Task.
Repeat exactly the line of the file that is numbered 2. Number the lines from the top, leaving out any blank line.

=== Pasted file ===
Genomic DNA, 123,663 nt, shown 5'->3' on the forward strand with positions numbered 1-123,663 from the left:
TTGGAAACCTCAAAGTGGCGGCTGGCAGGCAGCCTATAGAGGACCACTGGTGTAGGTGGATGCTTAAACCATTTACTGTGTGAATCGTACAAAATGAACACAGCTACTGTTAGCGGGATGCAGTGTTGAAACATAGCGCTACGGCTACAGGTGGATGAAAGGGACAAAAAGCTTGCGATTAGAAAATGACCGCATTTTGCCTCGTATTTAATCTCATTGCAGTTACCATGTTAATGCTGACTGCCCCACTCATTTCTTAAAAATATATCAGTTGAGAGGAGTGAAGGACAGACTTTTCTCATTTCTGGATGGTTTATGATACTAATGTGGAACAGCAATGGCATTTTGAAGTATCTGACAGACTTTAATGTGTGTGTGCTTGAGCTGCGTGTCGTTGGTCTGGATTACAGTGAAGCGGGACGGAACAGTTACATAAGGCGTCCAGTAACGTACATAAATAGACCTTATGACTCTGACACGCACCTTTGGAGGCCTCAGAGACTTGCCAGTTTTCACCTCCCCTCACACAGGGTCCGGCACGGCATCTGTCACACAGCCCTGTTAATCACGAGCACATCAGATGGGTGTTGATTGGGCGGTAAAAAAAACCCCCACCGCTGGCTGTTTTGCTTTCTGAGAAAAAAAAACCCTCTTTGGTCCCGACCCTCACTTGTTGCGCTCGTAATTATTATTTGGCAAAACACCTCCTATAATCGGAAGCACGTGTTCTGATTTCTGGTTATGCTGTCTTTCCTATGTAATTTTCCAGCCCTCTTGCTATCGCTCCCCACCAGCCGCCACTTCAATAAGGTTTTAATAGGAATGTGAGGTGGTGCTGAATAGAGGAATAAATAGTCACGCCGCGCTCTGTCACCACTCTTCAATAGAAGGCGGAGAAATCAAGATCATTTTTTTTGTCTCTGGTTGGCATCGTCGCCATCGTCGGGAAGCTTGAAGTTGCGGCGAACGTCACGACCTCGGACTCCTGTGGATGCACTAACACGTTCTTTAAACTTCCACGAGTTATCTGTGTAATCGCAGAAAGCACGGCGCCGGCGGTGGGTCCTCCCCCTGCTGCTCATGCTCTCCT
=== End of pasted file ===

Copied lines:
TTGGAAACCTCAAAGTGGCGGCTGGCAGGCAGCCTATAGAGGACCACTGGTGTAGGTGGATGCTTAAACCATTTACTGTGTGAATCGTACAAAATGAACACAGCTACTGTTAGCGGGATGCAGTGTTGAAACATAGCGCTACGGCTACAGGTGGATGAAAGGGACAAAAAGCTTGCGATTAGAAAATGACCGCATTTTGCCTCGTATTTAATCTCATTGCAGTTACCATGTTAATGCTGACTGCCCCACTCATTTCTTAAAAATATATCAGTTGAGAGGAGTGAAGGACAGACTTTTCTCATTTCTGGATGGTTTATGATACTAATGTGGAACAGCAATGGCATTTTGAAGTATCTGACAGACTTTAATGTGTGTGTGCTTGAGCTGCGTGTCGTTGGTCTGGATTACAGTGAAGCGGGACGGAACAGTTACATAAGGCGTCCAGTAACGTACATAAATAGACCTTATGACTCTGACACGCACCTTTGGAGGCCTCAGAGACTTGCCAGTTTTCACCTCCCCTCACACAGGGTCCGGCACGGCATCTGTCACACAGCCCTGTTAATCACGAGCACATCAGATGGGTGTTGATTGGGCGGTAAAAAAAACCCCCACCGCTGGCTGTTTTGCTTTCTGAGAAAAAAAAACCCTCTTTGGTCCCGACCCTCACTTGTTGCGCTCGTAATTATTATTTGGCAAAACACCTCCTATAATCGGAAGCACGTGTTCTGATTTCTGGTTATGCTGTCTTTCCTATGTAATTTTCCAGCCCTCTTGCTATCGCTCCCCACCAGCCGCCACTTCAATAAGGTTTTAATAGGAATGTGAGGTGGTGCTGAATAGAGGAATAAATAGTCACGCCGCGCTCTGTCACCACTCTTCAATAGAAGGCGGAGAAATCAAGATCATTTTTTTTGTCTCTGGTTGGCATCGTCGCCATCGTCGGGAAGCTTGAAGTTGCGGCGAACGTCACGACCTCGGACTCCTGTGGATGCACTAACACGTTCTTTAAACTTCCACGAGTTATCTGTGTAATCGCAGAAAGCACGGCGCCGGCGGTGGGTCCTCCCCCTGCTGCTCATGCTCTCCT